The article Collective Teacher Efficacy states, “…when staffs see themselves as highly efficacious, they ascribe failure to their use of insufficient strategies and/or not enough (teacher) effort.” Teachers who lack a sense of efficacy may not persist with certain actions to overcome insufficiencies, believing they lack capability to achieve student results. Instead weak efficacy teachers may ‘water down’ the lesson to ensure all students ‘get it’. Teachers with a high sense of efficacy will accept more risk and responsibility for student success and failure, and be more willing to leverage for best student outcomes.
This belief can be compared to how family members support the dreams and/or desires of other family members — yet at the same time may call out any concerns if that member is not applying their best intentions towards achieving their dream. The ability to sustain a positive and collaborative culture takes soft skills and healthy relationship building. In the same vain, family members can ‘play the movie in their mind’ and hold back the drives and desires of others because of what happened to them in the past. And this thinking may lead to holding others back and not supporting capacity for achievement because of our personal, previous experiences. There must be awareness by school leaders and coaches as organizations gain traction in supporting the collective efficacy within the staff which is grounded in the belief of supporting what is best for kids.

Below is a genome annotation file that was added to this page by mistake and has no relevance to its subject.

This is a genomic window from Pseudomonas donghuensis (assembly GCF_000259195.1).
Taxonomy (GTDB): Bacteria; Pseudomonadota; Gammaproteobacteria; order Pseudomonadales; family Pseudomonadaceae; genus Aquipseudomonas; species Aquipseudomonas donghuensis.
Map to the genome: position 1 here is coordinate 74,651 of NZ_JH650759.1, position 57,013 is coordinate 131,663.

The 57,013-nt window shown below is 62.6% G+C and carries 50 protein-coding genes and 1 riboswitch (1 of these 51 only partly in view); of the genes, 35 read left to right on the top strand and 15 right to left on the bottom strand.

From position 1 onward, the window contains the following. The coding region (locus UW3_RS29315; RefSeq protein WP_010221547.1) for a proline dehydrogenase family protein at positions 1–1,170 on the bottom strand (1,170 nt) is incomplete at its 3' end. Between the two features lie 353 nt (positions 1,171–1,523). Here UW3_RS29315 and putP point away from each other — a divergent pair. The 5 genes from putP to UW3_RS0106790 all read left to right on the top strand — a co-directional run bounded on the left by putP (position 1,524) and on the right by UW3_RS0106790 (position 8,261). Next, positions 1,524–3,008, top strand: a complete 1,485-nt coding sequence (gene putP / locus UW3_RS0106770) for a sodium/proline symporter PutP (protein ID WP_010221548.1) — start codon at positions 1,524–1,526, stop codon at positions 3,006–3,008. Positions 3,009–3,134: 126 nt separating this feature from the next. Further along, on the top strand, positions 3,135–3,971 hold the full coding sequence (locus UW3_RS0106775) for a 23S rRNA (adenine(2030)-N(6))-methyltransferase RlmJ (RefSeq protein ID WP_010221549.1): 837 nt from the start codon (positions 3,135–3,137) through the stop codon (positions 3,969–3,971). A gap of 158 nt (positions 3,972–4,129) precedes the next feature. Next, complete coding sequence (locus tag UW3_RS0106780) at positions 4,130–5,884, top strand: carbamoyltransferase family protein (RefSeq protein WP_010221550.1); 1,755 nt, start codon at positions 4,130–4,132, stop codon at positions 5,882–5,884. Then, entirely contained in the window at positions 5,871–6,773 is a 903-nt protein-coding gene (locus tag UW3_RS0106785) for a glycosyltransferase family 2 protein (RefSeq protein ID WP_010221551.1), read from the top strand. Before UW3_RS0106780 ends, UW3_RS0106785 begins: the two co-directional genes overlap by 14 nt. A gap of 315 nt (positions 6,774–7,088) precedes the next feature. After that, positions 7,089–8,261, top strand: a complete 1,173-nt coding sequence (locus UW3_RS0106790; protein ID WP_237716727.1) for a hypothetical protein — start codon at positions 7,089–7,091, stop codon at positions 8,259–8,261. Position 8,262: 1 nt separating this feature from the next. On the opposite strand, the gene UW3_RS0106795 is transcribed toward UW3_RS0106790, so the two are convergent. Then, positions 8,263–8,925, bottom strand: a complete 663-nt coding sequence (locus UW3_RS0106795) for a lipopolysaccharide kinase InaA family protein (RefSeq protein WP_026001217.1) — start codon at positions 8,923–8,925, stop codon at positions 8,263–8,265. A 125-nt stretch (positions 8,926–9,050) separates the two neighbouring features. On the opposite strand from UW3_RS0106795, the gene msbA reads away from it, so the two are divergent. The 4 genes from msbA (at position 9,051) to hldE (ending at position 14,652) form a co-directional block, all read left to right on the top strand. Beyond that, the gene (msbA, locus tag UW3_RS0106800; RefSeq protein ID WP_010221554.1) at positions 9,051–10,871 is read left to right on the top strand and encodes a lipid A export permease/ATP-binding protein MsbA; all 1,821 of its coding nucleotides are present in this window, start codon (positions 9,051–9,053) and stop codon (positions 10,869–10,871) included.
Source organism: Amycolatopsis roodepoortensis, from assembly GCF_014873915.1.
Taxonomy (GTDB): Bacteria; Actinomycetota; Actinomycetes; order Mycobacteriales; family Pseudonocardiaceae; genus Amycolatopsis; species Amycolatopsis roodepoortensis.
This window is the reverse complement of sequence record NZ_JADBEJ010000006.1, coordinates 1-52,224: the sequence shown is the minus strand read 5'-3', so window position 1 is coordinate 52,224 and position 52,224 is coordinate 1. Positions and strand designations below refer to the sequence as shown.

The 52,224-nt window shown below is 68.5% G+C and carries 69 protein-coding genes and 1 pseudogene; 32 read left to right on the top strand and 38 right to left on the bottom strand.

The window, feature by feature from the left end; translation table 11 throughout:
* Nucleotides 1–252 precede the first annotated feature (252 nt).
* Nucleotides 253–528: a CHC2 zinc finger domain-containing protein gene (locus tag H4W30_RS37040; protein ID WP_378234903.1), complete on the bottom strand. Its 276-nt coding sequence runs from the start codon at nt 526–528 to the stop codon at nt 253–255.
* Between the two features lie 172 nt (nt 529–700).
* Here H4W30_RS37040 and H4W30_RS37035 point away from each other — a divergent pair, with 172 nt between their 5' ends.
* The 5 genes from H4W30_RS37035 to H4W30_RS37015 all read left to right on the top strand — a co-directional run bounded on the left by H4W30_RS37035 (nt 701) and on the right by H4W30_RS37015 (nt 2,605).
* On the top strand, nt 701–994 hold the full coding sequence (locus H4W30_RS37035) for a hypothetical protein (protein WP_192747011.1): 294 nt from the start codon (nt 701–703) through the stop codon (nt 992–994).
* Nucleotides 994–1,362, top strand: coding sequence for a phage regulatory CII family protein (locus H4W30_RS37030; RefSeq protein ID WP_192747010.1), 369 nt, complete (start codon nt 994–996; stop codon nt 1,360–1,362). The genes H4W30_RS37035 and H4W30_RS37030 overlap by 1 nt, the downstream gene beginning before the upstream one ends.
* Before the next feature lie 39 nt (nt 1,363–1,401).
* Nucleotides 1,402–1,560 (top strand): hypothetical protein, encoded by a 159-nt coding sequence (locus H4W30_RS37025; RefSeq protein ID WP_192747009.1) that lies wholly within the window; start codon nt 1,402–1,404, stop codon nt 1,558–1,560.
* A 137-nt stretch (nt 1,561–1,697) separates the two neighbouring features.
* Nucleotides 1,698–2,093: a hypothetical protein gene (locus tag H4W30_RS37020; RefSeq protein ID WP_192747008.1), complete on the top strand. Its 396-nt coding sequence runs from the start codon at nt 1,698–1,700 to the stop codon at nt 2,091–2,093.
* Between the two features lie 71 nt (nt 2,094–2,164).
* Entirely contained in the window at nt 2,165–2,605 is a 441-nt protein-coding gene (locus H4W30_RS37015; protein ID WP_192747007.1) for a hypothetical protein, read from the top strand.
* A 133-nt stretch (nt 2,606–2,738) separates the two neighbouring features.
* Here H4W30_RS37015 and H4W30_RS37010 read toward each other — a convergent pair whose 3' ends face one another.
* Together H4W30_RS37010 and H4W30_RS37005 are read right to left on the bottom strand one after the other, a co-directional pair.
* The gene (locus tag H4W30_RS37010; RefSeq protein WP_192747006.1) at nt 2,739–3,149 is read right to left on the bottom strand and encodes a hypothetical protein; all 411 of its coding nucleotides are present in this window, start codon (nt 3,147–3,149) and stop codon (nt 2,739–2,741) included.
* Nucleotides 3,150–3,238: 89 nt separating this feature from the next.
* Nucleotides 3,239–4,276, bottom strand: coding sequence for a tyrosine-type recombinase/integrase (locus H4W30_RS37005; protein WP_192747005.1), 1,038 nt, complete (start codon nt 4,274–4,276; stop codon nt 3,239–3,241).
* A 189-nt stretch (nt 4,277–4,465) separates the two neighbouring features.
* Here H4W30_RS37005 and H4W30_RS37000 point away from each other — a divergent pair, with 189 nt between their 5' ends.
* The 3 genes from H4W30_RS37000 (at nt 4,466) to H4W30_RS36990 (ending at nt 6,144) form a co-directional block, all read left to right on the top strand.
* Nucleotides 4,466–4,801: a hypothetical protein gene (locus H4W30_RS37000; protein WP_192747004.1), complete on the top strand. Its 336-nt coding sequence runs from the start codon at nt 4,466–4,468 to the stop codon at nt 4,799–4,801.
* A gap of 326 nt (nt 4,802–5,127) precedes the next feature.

The role of the coach is to support and shape these collective energies in order to maximize growth capacity in both students and teachers by developing relationships, challenging possibilities and modeling productive teaching methods. As school leadership and coaches launch the coaching effort we must collectively address ways to strive for a collaborative culture which instills a strong sense of collective teacher efficacy.
We can focus on the four sources of efficacy: mastery experiences, vicarious experiences, social persuasion and affective states, whereby all teachers believe that together we as a school can support all students to achieve their best. And we will not put any blame on external circumstances which may lower teachers’ expectations of what kids can accomplish.
Here’ a short Powtoon I presented to the faculty.
Collective Teacher Efficacy is Key